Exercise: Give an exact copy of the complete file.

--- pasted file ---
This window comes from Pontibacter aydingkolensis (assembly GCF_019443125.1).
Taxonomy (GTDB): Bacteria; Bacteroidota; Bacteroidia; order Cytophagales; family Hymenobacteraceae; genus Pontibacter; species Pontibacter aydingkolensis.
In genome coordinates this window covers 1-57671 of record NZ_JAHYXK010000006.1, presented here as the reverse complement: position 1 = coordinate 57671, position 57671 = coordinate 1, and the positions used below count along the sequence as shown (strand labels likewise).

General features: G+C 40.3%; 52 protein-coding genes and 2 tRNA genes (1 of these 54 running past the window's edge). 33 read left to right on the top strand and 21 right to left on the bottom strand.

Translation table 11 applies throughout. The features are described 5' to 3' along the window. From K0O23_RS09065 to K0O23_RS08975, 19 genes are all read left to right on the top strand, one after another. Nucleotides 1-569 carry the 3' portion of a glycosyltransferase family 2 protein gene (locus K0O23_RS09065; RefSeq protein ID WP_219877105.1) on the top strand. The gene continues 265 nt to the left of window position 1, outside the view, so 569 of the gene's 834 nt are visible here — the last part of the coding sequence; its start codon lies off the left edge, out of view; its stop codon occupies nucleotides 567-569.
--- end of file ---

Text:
This window comes from Pontibacter aydingkolensis (assembly GCF_019443125.1).
Taxonomy (GTDB): Bacteria; Bacteroidota; Bacteroidia; order Cytophagales; family Hymenobacteraceae; genus Pontibacter; species Pontibacter aydingkolensis.
In genome coordinates this window covers 1-57671 of record NZ_JAHYXK010000006.1, presented here as the reverse complement: position 1 = coordinate 57671, position 57671 = coordinate 1, and the positions used below count along the sequence as shown (strand labels likewise).

General features: G+C 40.3%; 52 protein-coding genes and 2 tRNA genes (1 of these 54 running past the window's edge). 33 read left to right on the top strand and 21 right to left on the bottom strand.

Translation table 11 applies throughout. The features are described 5' to 3' along the window. From K0O23_RS09065 to K0O23_RS08975, 19 genes are all read left to right on the top strand, one after another. Nucleotides 1-569 carry the 3' portion of a glycosyltransferase family 2 protein gene (locus K0O23_RS09065; RefSeq protein ID WP_219877105.1) on the top strand. The gene continues 265 nt to the left of window position 1, outside the view, so 569 of the gene's 834 nt are visible here — the last part of the coding sequence; its start codon lies off the left edge, out of view; its stop codon occupies nucleotides 567-569.